Abstract:
Recent discoveries show steady improvements in life expectancy during modern decades. Does this support that humans continue to live longer in future? We recently put forward the maximum survival tendency, as found in survival curves of industrialized countries, which is described by extended Weibull model with agedependent stretched exponent. The maximum survival ten
dency suggests that human survival dynamics may possess its intrinsic limit, beyond which survival is inevitably forbidden. Based on such tendency, we develop the model and explore the patterns in the maximum lifespan limits from industrialized countries during recent three decades. This analysis strategy is simple and useful to interpret the complicated human survival dynamics.

Abstract:
Recent discoveries show steady improvements in life expectancy during modern decades. Does this support that humans continue to live longer in future? We recently put forward the maximum survival tendency, as found in survival curves of industrialized countries, which is described by extended Weibull model with agedependent stretched exponent. The maximum survival ten dency suggests that human survival dynamics may possess its intrinsic limit, beyond which survival is inevitably forbidden. Based on such tendency, we develop the model and explore the patterns in the maximum lifespan limits from industrialized countries during recent three decades. This analysis strategy is simple and useful to interpret the complicated human survival dynamics.

Abstract:
General functions for human survival and mortality may support a possibility of general mechanisms in human ageing. We discovered that the survival and mortality curves could be described very simply and accurately by the Weibull survival function with age-dependent shape parameter. The age-dependence of shape parameter determines the shape of the survival and mortality curves and tells the nature of the ageing rate. Especially, the progression of shape parameter with age may be explained by the increase of interaction among vital processes or the evolution of susceptibility to faults with age. Age-related diseases may be attributed to the evolution of susceptibility to faults with age.

Abstract:
Trends in human longevity are puzzling, especially when considering the limits of human longevity. Partially, the conflicting assertions are based upon demographic evidence and the interpretation of survival and mortality curves using the Gompertz model and the Weibull model; these models are sometimes considered to be incomplete in describing the entire curves. In this paper a new model is proposed to take the place of the traditional models. We directly analysed the rectangularity (the parts of the curves being shaped like a rectangle) of survival curves for 17 countries and for 1876-2001 in Switzerland (it being one of the longest-lived countries) with a new model. This model is derived from the Weibull survival function and is simply described by two parameters, in which the shape parameter indicates 'rectangularity' and characteristic life indicates the duration for survival to be 'exp(-1)'. The shape parameter is essentially a function of age and it distinguishes humans from technical devices. We find that although characteristic life has increased up to the present time, the slope of the shape parameter for middle age has been saturated in recent decades and that the rectangularity above characteristic life has been suppressed, suggesting there are ultimate limits to human longevity. The new model and subsequent findings will contribute greatly to the interpretation and comprehension of our knowledge on the human ageing processes.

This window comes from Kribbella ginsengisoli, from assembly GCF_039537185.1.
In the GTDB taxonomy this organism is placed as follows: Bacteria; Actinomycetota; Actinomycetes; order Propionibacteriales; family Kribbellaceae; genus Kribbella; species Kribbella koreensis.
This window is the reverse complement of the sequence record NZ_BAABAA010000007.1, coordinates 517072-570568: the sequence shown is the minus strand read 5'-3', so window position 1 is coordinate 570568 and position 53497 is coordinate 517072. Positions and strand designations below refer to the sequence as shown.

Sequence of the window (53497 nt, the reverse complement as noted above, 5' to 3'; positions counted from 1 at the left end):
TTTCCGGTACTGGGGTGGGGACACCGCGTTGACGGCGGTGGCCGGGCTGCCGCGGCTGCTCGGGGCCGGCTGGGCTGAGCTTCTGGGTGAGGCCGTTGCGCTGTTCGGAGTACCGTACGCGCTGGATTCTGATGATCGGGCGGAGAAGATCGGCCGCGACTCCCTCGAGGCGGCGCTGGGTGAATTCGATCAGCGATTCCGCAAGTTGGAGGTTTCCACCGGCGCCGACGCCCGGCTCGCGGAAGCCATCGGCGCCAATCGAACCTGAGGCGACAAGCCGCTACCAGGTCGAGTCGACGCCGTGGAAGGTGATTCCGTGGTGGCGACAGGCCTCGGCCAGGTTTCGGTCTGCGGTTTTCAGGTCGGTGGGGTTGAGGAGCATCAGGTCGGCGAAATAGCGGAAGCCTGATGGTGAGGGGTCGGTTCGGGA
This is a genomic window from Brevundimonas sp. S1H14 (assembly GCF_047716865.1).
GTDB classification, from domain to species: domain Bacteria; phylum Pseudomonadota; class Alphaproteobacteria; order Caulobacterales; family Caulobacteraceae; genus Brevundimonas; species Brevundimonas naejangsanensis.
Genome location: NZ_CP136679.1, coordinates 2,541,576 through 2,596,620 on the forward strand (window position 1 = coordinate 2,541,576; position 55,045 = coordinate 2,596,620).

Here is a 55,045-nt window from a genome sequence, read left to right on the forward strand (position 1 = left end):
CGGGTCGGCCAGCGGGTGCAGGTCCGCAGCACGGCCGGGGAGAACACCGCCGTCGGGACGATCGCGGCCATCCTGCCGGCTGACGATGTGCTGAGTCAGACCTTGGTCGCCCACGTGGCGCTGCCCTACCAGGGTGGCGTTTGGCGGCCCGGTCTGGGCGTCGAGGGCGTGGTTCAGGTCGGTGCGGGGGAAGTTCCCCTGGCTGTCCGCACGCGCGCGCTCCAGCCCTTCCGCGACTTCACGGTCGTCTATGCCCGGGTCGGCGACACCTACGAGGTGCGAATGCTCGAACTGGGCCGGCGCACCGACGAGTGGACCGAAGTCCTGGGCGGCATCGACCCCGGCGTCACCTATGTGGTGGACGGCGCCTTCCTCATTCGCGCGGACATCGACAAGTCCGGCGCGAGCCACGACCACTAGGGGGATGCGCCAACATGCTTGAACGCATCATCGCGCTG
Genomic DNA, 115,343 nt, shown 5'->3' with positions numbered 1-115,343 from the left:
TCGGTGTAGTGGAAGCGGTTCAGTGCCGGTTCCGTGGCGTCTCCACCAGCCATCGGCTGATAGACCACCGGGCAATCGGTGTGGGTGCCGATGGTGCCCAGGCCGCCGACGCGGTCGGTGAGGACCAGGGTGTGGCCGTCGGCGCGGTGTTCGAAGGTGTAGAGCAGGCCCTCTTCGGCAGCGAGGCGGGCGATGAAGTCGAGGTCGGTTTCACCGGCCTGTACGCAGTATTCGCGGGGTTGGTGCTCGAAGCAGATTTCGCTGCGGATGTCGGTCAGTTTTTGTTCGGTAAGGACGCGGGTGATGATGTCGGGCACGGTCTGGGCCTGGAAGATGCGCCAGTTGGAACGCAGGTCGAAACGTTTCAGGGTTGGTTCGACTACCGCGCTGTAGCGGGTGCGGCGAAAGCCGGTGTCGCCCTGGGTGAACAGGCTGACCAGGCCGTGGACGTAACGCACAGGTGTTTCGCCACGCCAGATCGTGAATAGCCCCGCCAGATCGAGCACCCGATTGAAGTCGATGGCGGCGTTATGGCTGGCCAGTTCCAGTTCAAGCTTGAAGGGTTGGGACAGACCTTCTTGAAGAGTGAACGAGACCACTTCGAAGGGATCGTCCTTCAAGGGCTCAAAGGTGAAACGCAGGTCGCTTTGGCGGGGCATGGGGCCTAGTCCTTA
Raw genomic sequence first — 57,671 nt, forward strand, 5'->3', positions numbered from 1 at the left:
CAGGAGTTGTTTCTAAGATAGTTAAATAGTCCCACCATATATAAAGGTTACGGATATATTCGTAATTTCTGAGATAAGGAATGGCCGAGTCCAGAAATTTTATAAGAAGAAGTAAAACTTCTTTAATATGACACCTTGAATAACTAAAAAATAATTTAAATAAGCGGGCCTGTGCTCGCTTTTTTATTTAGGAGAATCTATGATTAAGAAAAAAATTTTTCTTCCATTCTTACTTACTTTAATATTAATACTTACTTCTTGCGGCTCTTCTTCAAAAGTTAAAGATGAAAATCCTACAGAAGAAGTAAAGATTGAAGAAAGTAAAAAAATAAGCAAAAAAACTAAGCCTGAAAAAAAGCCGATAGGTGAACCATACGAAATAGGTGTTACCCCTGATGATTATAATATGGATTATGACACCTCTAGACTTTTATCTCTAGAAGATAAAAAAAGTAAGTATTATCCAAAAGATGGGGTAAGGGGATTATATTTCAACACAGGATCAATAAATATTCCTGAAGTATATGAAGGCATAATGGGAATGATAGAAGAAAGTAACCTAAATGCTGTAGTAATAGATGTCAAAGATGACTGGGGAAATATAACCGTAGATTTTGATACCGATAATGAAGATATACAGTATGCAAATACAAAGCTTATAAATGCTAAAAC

Abstract:
We wish to verify that the mortality deceleration (or decrease) is a consequence of the bending of the shape parameter at old ages. This investigation is based upon the Weon model (the Weibull model with an age-dependent shape parameter) for human survival and mortality curves. According to the Weon model, we are well able to describe the mortality decrease after the mortality plateau, including the mortality deceleration. Furthermore, we are able to simply define the mathematical limit of longevity by the mortality decrease. From the demographic analysis of the historical trends in Switzerland (1876-2001) and Sweden (1861-2001), and the most recent trends in the other eleven developed countries (1996-2001), we confirm that the bending of the shape parameter after characteristic life is correlated with the mortality deceleration (or decrease). As a consequence, this bending of the shape parameters and the mortality deceleration is associated with the mathematical limit on longevity. These results suggest that the mathematical limit of longevity can be induced by the mortality deceleration (or decrease) in nature. These findings will give us a breakthrough for studying the mortality dynamics at the highest ages.

Abstract: